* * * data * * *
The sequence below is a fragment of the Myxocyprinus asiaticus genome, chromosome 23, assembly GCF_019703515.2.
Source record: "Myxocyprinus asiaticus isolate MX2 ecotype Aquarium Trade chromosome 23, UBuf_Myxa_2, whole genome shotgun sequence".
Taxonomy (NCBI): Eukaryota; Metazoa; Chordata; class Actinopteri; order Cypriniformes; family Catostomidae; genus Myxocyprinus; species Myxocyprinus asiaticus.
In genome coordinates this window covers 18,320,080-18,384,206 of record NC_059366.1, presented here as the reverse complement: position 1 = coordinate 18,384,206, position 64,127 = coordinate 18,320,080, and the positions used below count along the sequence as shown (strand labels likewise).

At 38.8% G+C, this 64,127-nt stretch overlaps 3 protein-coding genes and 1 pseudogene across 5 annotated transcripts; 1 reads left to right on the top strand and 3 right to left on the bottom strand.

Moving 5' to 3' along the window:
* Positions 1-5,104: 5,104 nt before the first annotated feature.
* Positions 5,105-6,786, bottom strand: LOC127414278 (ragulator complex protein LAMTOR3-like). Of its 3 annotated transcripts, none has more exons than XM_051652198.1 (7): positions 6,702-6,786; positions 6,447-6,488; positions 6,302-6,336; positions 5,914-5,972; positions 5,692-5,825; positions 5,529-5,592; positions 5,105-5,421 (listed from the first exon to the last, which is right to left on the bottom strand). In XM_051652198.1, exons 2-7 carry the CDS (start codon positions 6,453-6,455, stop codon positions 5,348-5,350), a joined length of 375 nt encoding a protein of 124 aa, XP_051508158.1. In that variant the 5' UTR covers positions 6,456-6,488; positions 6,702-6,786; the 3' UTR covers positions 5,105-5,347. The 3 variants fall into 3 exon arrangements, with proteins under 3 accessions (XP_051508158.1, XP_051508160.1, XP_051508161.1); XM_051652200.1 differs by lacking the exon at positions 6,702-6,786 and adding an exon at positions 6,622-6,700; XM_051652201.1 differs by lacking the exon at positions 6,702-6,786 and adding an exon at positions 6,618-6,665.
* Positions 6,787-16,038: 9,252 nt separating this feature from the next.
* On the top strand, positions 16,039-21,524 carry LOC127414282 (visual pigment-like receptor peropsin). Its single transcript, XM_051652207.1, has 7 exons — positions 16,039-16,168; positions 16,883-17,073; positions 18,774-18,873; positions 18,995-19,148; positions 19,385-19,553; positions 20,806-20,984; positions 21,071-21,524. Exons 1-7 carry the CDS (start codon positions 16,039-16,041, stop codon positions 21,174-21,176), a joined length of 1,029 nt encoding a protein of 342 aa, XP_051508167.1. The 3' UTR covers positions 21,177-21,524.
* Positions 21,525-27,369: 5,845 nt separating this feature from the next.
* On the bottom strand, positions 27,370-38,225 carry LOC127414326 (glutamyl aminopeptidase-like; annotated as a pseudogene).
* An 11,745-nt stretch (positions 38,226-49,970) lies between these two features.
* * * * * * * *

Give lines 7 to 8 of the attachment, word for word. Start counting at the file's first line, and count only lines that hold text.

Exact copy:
* Positions 1-5,104: 5,104 nt before the first annotated feature.
* Positions 5,105-6,786, bottom strand: LOC127414278 (ragulator complex protein LAMTOR3-like). Of its 3 annotated transcripts, none has more exons than XM_051652198.1 (7): positions 6,702-6,786; positions 6,447-6,488; positions 6,302-6,336; positions 5,914-5,972; positions 5,692-5,825; positions 5,529-5,592; positions 5,105-5,421 (listed from the first exon to the last, which is right to left on the bottom strand). In XM_051652198.1, exons 2-7 carry the CDS (start codon positions 6,453-6,455, stop codon positions 5,348-5,350), a joined length of 375 nt encoding a protein of 124 aa, XP_051508158.1. In that variant the 5' UTR covers positions 6,456-6,488; positions 6,702-6,786; the 3' UTR covers positions 5,105-5,347. The 3 variants fall into 3 exon arrangements, with proteins under 3 accessions (XP_051508158.1, XP_051508160.1, XP_051508161.1); XM_051652200.1 differs by lacking the exon at positions 6,702-6,786 and adding an exon at positions 6,622-6,700; XM_051652201.1 differs by lacking the exon at positions 6,702-6,786 and adding an exon at positions 6,618-6,665.